I hadn’t seen my cousin Earl in 30 years, but I knew right away that he was a straight-shooter like the rest of my family. “No offense,” he told me as I visited with him and his wife, Brenda, at a Smitty’s Restaurant near his home in Alberta, Canada. “But I think your whole profession, psychologists or whatever, is kind of BS. They don’t have a hot clue how most of us live or what’s important to us, and nobody I know has ever been helped by talking to those people.”
“Oh, no offense taken,” I responded, grinning broadly. “But let me just say this about that. Screw you!” I laughed, he laughed, and Brenda slapped his arm, grumbling good-naturedly that he was being rude. After a little more back and forth between me and Earl, I told him that I wasn’t a bit surprised at what he said though, because in almost 20 years as a school counselor, I have made similar observations myself.
Earl and I were both raised quite poor in a small town, with fathers who worked labor jobs, mothers who kept house. After Earl’s parents split up and his mom moved him west, he eventually became a master mechanic, repairing everything from Harleys to the giant excavation machines used in the oil fields. I had left home for university, raised kids in Winnipeg as a single mother, and eventually earned a masters degree in counseling. Through coursework and politicizing experiences, I developed an awareness of the politics of dominance and difference, but in a way, my cousin and I still speak the same language. And I am the first to admit the class-related problems in counseling psychology.
Support for the effectiveness of therapy in general is spotty, with research often focusing on the merits of particular techniques or approaches (cognitive-behavioral therapy, narrative therapy, and so on), rather than on discerning effective practices and identifying ineffective ones. Although there has been some acknowledgement in past decades of the importance to psychology of race/ ethnicity and culture, there is still a shocking lack of published research and theory to guide effective therapy with diverse populations. And social class awareness in counselor training programs? Not so much.
Certainly, in my own university training, I often felt that what was being taught jarred with my experiences and was disconnected from the needs of the kinds of people I came from. When I started working as a counselor in a First Nations community with high rates of poverty, I realized with a shock that, if I wanted to be relevant at all, I would have to reinvent the wheel. What I had been taught about how to listen to people, how to respond to people, and how to think about their lives and needs had to go right out the window. That made for a really steep learning curve, but I do feel that I now have a somewhat sensible understanding of how to provide therapeutic help to folks who are poor or working class, and those who hold various cultural memberships and identities.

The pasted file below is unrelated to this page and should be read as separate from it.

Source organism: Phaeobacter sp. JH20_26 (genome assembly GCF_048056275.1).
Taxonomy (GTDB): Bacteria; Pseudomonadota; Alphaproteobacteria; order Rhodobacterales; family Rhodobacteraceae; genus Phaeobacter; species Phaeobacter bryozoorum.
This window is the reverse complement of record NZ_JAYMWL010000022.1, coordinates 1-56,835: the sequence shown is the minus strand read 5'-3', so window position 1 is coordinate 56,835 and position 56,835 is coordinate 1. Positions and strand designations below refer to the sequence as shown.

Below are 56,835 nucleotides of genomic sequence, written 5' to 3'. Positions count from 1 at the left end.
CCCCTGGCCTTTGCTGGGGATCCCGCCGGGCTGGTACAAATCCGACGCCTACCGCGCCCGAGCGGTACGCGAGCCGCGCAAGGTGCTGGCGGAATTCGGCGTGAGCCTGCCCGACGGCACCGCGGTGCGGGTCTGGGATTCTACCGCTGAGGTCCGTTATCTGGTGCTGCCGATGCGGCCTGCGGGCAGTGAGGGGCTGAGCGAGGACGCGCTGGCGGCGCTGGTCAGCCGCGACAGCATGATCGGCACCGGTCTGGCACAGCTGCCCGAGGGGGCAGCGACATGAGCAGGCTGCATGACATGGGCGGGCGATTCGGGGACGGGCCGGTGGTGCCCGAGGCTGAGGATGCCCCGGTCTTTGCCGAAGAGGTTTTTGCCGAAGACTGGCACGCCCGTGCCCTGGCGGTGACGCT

Working class perspective is the backbone of my work as a counselor. I focus on developing a relationship of openness and respect, where clients can trust, not only that I will not tell others their private things, but also that I myself can understand them—can get them and have accurate empathy for their situation. I try to hear them and talk to them as a normal working class person would, not in a language censored by and for the middle class ear.
With more laughter, and several more cups of coffee, this is what I explained to my cousin at Smitty’s that day. And because Earl, in true working class fashion, had started out with a forthright statement of his opinion, and I, instead of taking offence, had used humor while also hearing out and affirming his criticisms, we were able to have an authentic dialogue regarding “my whole profession or whatever.”
The conversation became part of a happy reconciliation between me, a class straddler, far from home, in a talking profession dominated by worldviews very different from my own, and my cousin, a man who works with his hands and knows what he knows.